This is accomplished by careful thinning of branches that are crossing, pointing inward, are dead or that cause the shape of a tree to be out of balance. The offending branches can be cut out or carefully shortened by a knowledgeable individual.

Proper thinning retains a tree’s natural shape, avoids stimulating massive sprouting and minimizes any stress.

Conifer trees should never be topped if possible. A better option may be to remove an objectionable tree and replace it with a more appropriate one.

The bottom line is that topping or aggressive pruning should be discouraged. Usually the outcome is unattractive, expensive and can eventually shorten the life of the victimized trees.

Dennis Tompkins is a certified arborist, certified hazard tree assessor, Master Gardener and urban forester from the Bonney Lake-Sumner area. He provides renovative pruning of small trees, pest diagnosis, hazardous tree evaluations, tree appraisals and other services for homeowners and businesses. Contact him at 253 863-7469 or email at Website:

More in Life

Get your fill of winter activities on Mount Rainier

Mount Rainier’s landscape undergoes a dramatic transformation in winter.

Bonney Lake, Sumner gear up for holiday festivities

Plateau holiday festivities are right around the corner.

Enumclaw, Buckley busy during the holidays

What’s going on during the holiday season on the Plateau? Here’s a list of activities you and your family may enjoy!

Giving Trees help kids with Christmas

Nexus Youth And Families Enumclaw is asking local residents to help a child in need this Christmas by participating in the organization’s Giving Tree program.

Art display by local teachers, students

For the next month, the city of Enumclaw, 4Culture of King County and Arts Alive! will present an exhibition of current works by students of local art class teachers.

Surplus van benefits Enumclaw seniors

A surplus Metro Transit van was donated last week to the Enumclaw Senior Center to assist the facility in meeting a variety of transportation needs.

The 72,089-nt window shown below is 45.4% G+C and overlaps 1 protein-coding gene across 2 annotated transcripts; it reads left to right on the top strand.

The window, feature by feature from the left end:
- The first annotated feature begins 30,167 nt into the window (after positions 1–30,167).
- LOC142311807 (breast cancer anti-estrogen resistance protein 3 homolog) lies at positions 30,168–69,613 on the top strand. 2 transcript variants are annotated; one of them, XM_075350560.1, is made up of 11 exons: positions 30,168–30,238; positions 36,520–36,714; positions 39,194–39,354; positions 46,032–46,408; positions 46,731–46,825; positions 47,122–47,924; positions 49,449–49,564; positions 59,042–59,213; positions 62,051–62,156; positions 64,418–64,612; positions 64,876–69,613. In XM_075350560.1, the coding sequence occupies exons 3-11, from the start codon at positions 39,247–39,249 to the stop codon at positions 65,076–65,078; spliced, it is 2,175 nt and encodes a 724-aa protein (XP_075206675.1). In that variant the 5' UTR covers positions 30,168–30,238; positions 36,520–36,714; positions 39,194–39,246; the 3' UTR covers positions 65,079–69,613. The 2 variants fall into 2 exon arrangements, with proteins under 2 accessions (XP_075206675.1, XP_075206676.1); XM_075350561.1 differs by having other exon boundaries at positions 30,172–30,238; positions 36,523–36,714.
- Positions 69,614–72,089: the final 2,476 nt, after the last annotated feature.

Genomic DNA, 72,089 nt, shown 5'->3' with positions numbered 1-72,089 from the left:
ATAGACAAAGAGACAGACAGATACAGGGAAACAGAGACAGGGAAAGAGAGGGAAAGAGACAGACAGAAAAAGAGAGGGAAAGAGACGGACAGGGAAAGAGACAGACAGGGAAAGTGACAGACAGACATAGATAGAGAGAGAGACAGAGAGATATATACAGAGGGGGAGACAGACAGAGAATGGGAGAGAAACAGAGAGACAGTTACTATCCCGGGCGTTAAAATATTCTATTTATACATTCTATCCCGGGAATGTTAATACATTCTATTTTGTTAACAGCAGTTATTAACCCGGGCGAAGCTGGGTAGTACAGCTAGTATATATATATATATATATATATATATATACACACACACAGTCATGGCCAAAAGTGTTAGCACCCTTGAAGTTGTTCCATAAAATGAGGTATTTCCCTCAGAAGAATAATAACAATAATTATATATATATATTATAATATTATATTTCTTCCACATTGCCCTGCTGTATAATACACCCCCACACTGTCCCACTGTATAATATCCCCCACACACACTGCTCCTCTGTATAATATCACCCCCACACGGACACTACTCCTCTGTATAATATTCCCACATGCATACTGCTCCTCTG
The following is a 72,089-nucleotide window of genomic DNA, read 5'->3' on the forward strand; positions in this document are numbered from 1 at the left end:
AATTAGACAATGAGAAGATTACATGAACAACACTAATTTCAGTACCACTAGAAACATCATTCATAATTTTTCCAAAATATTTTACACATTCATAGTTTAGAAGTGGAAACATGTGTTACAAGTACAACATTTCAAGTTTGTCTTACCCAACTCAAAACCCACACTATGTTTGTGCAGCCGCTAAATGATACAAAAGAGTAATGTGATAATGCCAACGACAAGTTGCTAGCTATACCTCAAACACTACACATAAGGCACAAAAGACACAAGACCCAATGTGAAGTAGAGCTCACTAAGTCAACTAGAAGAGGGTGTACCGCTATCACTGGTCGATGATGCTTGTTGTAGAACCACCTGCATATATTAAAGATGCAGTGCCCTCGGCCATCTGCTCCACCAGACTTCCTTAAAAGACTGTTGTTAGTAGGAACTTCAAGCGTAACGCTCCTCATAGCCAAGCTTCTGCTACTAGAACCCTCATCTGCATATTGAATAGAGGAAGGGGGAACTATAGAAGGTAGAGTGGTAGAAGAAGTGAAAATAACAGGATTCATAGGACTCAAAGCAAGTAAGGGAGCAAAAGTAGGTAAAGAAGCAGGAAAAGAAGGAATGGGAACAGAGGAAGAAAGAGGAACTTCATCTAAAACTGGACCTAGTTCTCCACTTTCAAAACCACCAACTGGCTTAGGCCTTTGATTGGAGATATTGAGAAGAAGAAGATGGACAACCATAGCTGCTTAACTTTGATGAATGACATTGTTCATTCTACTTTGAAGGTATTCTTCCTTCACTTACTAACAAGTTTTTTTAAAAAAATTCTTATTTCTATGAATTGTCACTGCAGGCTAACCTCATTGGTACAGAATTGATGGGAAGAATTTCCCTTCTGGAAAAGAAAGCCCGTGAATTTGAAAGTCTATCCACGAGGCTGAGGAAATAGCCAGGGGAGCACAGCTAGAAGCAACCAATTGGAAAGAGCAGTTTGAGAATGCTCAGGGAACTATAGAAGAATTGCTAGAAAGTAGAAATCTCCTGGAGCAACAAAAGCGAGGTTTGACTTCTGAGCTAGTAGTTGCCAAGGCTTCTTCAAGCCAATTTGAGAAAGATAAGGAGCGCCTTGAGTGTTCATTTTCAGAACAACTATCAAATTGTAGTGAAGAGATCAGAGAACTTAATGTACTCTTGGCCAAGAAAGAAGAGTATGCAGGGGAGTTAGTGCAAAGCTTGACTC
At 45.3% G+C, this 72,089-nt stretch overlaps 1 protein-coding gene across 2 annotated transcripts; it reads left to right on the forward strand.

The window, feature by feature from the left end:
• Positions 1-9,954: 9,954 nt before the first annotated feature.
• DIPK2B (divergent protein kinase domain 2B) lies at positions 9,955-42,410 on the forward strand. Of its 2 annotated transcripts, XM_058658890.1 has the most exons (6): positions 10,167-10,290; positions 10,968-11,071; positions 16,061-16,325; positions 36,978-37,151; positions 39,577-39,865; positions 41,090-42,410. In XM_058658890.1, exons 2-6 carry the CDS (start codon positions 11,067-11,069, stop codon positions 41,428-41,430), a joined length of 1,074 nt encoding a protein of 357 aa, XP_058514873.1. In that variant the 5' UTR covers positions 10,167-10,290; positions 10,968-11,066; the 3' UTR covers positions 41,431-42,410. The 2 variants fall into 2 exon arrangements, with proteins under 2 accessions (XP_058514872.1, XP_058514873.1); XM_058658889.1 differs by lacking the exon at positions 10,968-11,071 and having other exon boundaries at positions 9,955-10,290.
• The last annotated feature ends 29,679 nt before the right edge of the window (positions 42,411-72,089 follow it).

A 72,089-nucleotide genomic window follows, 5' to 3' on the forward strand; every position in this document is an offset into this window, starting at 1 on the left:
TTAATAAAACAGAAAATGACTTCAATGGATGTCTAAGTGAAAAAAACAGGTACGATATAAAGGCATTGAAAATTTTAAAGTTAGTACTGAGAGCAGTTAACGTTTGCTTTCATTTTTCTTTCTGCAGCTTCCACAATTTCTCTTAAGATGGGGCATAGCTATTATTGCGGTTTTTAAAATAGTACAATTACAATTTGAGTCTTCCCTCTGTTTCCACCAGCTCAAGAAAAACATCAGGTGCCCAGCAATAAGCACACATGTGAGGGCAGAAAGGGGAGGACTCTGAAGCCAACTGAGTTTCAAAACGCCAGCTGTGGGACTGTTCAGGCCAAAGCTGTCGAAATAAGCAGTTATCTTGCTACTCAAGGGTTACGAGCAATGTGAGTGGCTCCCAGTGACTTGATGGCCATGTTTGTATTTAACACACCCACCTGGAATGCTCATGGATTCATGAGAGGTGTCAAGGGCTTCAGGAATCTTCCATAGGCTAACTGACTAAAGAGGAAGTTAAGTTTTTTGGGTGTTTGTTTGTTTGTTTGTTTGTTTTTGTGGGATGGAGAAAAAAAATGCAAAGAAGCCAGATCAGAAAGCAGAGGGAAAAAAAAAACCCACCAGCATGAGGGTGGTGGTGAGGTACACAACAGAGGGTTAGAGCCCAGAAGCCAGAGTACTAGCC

Preventing a Hepatitis A outbreak | Public Health Insider

Hepatitis A is a liver disease caused by a highly contagious virus. A large outbreak in San Diego, along with outbreaks in Los Angeles and in Salt Lake City has Public Health officials concerned that a hepatitis A outbreak could occur in King County. Dr. Jeff Duchin, King County’s Health Officer, explains who’s at risk and what can be done to prevent an outbreak.

Rescue group aims to save dogs’ lives; Saturday fun run will benefit the cause

All great dogs end with a tail, but this great tale begins with a dog.

Annual quilt show coming to Expo Center

The Crystal Quilters are preparing for a return to the Enumclaw Expo Center, getting ready for their 22nd annual quilt show.

Scottish Country dancers return to Enumclaw for 23rd year

For more than two decades, this group of dancers — now led by Jim and Pat McDonald — has been encouraging people from all over South King County and East Pierce County to learn more about their Scottish heritage or, barring a clan bloodline, to just get out and try something new.

Learn to compost with some red wrigglers

The Dinkelman Worm Farm is hosting a vermiculture demonstration — or the cultivation of earth worms — at the Delvin Farms Good For All Plants event next weekend to help people create compost in their own homes to help benefit their gardens or farms.

Free series provides insight from expert on death, dying

As a funeral home director in the 1980s, Duane Weeks began wondering why people weren’t dealing with death very well.